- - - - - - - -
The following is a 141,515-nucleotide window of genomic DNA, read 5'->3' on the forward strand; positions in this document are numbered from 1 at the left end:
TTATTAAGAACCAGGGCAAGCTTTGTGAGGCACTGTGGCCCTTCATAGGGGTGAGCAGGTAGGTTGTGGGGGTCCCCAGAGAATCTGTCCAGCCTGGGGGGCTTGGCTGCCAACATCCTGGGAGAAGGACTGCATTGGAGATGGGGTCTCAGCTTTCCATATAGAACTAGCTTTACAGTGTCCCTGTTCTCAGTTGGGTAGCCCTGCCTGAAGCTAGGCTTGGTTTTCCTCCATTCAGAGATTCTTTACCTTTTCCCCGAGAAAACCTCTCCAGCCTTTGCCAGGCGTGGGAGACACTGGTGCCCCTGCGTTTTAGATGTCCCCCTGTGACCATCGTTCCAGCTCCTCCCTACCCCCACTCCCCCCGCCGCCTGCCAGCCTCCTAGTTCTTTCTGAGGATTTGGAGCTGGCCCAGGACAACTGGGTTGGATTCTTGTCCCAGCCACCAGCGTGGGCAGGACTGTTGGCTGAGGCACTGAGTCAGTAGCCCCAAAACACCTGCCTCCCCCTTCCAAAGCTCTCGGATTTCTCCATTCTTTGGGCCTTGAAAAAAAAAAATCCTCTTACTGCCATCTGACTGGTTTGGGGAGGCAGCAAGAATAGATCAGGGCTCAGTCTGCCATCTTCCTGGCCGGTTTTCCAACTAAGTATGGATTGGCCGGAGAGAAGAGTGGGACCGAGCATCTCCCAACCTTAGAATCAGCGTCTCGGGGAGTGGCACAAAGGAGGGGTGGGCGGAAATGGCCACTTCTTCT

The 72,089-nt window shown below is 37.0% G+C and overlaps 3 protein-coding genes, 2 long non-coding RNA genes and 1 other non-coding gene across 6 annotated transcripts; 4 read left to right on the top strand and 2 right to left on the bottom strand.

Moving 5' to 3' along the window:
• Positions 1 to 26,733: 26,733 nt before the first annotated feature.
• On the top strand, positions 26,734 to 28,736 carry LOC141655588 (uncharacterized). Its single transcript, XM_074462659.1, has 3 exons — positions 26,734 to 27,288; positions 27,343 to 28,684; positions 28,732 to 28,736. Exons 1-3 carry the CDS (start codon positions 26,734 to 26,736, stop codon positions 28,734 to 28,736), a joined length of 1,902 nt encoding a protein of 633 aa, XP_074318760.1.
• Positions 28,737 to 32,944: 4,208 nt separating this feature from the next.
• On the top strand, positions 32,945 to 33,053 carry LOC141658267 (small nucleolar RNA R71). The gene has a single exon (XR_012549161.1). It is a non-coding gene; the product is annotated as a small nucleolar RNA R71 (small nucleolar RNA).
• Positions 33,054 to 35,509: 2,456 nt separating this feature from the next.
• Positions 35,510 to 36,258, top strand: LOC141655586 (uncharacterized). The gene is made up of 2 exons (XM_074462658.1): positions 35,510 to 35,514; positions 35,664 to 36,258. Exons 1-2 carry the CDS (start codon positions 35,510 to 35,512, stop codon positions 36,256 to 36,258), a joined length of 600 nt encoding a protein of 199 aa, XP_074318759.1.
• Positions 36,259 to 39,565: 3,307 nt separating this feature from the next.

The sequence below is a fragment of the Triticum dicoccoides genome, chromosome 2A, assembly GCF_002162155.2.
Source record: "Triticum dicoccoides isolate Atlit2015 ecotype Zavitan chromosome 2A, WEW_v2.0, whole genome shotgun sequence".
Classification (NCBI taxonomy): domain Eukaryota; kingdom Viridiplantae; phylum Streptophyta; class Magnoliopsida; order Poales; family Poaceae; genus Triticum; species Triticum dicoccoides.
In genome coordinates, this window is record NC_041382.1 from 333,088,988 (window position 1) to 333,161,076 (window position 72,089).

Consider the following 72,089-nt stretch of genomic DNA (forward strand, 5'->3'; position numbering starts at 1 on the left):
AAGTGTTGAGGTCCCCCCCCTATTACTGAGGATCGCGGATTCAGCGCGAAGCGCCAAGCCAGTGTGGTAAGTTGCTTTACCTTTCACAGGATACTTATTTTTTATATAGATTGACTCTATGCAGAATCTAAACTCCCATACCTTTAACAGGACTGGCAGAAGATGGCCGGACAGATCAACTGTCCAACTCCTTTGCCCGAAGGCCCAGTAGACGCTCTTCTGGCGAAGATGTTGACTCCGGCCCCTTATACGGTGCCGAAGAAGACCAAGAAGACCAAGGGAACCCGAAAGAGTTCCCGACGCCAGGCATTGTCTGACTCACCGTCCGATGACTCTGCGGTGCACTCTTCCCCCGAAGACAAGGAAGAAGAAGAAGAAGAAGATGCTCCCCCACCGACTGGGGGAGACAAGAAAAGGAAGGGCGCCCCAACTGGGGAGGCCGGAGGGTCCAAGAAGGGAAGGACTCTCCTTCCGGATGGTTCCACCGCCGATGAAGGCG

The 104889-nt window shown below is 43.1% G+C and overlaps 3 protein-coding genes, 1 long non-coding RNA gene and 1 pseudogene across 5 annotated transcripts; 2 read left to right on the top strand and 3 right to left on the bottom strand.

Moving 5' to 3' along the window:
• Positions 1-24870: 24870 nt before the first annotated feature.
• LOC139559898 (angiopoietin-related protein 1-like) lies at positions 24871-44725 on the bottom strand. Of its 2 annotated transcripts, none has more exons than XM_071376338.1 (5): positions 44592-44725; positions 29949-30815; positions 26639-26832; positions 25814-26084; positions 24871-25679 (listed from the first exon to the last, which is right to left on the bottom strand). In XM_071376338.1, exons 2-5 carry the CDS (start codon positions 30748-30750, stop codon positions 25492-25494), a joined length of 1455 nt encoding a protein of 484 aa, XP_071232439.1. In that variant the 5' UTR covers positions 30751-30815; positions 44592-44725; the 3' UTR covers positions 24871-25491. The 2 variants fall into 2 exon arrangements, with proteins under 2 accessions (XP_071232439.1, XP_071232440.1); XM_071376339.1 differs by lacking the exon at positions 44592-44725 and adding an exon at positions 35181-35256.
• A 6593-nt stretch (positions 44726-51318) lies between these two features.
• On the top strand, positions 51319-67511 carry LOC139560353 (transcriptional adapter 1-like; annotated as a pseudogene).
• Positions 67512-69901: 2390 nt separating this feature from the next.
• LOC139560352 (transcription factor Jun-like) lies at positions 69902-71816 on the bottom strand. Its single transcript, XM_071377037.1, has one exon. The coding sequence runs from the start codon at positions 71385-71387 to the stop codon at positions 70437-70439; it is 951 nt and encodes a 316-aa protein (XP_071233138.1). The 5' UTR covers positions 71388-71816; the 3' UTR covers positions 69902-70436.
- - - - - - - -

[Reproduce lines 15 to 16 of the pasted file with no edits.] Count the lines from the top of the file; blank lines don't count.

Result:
In genome coordinates, this window is record NC_041382.1 from 333,088,988 (window position 1) to 333,161,076 (window position 72,089).

Consider the following 72,089-nt stretch of genomic DNA (forward strand, 5'->3'; position numbering starts at 1 on the left):